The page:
TE - Quick disconnect power connectors for heavy gauge cables

For those of you doing high current stuff. 4 AWG to 3/0 Kind of pricey though

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Chisolm 
Republic of Texas
Reply to
Joe Chisolm
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Hi all,

Just one final thought: is it permissible to use a Triac as a variable resistor? I mean being able to control the Vout infinitely from 0V to

240VAC simply by adjusting the gate bias to the device? ISTR with MOSFETs this doesn't work, since they like to be either ON or OFF and get all hot and bothered with anything in between those two extremes. But.. triacs? Can a triac handle that kind of more linear role?

thanks!

Reply to
Julian Barnes

Nope. A TRIAC is a 5-layer device which exhibits hysteresis when the "gate" reaches a critical threshold, pretty much like an SCR.

A MOSFET can be operated as a controllable resistor over a small voltage drop range, somewhere between +/-0.5V and +/-1V.

You _can_ control the phase of the gating of a TRIAC and produce an "effective" AC voltage... this is how light dimmers work.

What are you trying to do now ?>:-} ...Jim Thompson

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| James E.Thompson                                 |    mens     | 
| Analog Innovations                               |     et      | 
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Reply to
Jim Thompson

Andersons are hard to beat IMO:

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Reply to
Cursitor Doom

I'm just a teeny bit concerned about running this 60V bell at 240V, that's all. I know it's put up with it admirably so far during extended tests, but from a design PoV it doesn't seem right (obviously!). I have a selection of old-style multi-tapped mains dropping resistors here. Since the bell only draws 60mA, this becomes feasible to use one. Unfortunately it would mean expecting a 20W MDR to dissipate 56W (it's only 1k between furthest tappings). However, it would only be on for 2 seconds every 90 seconds, so there's time to cool down. However (again!) the ceramic core of the MDR does a marvellous job of retaining heat, so the outcome is that over time the MDR just gets slowly hotter and hotter and hotter. I haven't run it long enough to see if it ever tops out at some tolerable temperature, but a 15m test suggests it won't! :(

Reply to
Julian Barnes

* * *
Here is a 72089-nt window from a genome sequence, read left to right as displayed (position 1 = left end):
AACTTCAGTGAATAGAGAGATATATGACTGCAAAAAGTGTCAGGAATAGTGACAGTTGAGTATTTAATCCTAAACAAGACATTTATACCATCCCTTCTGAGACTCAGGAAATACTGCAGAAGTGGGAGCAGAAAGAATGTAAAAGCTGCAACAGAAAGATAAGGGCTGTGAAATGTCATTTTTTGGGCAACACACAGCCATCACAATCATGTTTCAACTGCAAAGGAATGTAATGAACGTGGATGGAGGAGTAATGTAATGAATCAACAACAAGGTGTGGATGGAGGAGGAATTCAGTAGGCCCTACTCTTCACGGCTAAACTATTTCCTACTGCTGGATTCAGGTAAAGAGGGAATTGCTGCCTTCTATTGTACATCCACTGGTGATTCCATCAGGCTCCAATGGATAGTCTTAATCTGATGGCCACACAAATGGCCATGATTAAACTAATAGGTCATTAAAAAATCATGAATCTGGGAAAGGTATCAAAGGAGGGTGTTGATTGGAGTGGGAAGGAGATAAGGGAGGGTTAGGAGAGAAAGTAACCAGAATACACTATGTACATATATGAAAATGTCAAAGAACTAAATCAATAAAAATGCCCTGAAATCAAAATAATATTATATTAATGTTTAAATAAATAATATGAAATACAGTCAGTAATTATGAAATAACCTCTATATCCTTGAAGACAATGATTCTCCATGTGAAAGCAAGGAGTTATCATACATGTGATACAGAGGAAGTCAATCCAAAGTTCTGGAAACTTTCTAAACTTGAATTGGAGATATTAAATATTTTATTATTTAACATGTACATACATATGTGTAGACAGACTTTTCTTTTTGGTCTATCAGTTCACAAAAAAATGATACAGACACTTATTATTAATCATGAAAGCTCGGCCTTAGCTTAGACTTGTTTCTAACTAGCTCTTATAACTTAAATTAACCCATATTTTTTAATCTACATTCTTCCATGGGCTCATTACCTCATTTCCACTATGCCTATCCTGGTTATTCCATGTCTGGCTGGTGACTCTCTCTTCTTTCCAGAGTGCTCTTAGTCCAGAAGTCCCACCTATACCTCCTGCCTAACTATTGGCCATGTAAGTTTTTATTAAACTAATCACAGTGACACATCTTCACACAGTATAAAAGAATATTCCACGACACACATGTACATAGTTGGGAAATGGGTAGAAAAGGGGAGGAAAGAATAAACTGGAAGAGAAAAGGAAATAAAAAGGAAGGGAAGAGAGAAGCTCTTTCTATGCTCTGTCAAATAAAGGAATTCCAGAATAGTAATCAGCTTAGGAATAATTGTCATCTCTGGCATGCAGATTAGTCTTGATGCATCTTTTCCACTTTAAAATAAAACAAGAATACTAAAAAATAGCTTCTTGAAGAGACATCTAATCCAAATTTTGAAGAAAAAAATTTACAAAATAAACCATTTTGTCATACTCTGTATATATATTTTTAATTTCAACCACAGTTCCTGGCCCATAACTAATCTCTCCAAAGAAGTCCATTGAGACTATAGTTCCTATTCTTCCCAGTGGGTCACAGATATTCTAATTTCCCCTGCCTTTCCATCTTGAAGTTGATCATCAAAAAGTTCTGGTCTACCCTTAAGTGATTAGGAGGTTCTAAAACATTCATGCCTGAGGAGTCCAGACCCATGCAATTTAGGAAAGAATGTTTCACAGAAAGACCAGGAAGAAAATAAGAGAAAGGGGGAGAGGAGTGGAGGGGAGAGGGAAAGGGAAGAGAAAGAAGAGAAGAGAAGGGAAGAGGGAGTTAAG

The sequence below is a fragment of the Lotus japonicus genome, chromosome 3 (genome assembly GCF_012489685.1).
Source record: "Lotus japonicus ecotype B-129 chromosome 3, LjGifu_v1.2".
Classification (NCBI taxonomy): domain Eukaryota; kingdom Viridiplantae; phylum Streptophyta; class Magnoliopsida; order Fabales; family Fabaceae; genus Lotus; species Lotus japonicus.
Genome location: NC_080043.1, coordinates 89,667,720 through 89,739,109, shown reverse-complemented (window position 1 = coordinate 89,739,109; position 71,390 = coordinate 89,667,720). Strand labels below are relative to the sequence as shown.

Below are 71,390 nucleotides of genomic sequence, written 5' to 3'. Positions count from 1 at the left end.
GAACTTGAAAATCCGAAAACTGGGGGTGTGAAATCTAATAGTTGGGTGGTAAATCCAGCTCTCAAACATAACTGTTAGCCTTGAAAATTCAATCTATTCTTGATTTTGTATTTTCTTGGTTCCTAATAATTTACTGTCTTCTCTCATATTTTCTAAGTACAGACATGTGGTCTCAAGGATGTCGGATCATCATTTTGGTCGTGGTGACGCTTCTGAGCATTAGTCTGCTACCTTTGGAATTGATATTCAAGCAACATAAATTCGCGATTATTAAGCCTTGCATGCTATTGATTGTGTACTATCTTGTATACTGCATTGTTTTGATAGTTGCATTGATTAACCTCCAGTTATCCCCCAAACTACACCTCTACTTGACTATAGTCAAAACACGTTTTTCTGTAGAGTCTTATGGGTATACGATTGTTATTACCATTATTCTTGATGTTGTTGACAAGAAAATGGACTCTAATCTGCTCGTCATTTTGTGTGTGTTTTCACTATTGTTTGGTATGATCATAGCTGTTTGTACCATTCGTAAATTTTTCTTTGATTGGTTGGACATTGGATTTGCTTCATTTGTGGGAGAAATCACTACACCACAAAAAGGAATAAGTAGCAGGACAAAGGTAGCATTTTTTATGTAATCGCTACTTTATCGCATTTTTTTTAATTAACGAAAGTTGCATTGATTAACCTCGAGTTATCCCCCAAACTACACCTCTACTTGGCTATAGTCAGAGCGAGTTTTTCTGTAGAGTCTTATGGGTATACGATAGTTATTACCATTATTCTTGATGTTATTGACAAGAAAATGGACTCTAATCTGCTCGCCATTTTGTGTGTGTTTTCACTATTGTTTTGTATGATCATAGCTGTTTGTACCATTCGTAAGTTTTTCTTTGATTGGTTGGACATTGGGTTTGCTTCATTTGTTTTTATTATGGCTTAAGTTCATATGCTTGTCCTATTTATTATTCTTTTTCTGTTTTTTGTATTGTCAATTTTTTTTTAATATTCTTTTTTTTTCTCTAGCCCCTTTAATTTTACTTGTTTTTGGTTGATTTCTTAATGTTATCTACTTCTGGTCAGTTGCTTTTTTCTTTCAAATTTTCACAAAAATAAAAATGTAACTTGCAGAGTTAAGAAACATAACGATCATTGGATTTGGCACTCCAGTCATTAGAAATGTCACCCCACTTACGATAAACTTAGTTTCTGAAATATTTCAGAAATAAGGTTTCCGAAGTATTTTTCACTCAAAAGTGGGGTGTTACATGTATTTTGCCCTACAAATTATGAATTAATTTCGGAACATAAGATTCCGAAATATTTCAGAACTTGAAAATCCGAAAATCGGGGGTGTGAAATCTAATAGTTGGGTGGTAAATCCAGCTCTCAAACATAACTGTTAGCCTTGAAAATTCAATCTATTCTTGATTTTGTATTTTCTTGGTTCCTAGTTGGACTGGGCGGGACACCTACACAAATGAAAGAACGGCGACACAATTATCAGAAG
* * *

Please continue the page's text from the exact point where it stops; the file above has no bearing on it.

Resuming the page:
Try phase controlled TRIAC ...Jim Thompson

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| James E.Thompson                                 |    mens     | 
| Analog Innovations                               |     et      | 
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Reply to
Jim Thompson

You mean phase-controlling the Triac, presumably? I can't see how that would help. Power factor correction is not an issue in this case (it's just a one-off gadget for my own use).

Reply to
Julian Barnes

reduced.

You problem posing is almost at "XY Problem" level ;-) Is your bell actually a DC device? ...Jim Thompson

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| James E.Thompson                                 |    mens     | 
| Analog Innovations                               |     et      | 
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Reply to
Jim Thompson
[...]

Gosh, Jim, we're almost having a real-time conversation here. We should be discussing US politics. ;-)

That would require firing it by means of a synchronised pulse train, surely. An extra level of complication!

Not sure what an XY problem is outside of oscilloscope territory. The bell is *definitely* AC; it contains no switchgear whatsoever.

Reply to
Julian Barnes

No synchronization... just a delay from zero-crossing.

"XY Problem" ...Jim Thompson

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| James E.Thompson                                 |    mens     | 
| Analog Innovations                               |     et      | 
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Reply to
Jim Thompson

Ah, I see. But still requiring a pulse train, clearly.

Oh, this looks like something profound the likes of Robert Pirsig would formulate. I may be away some time......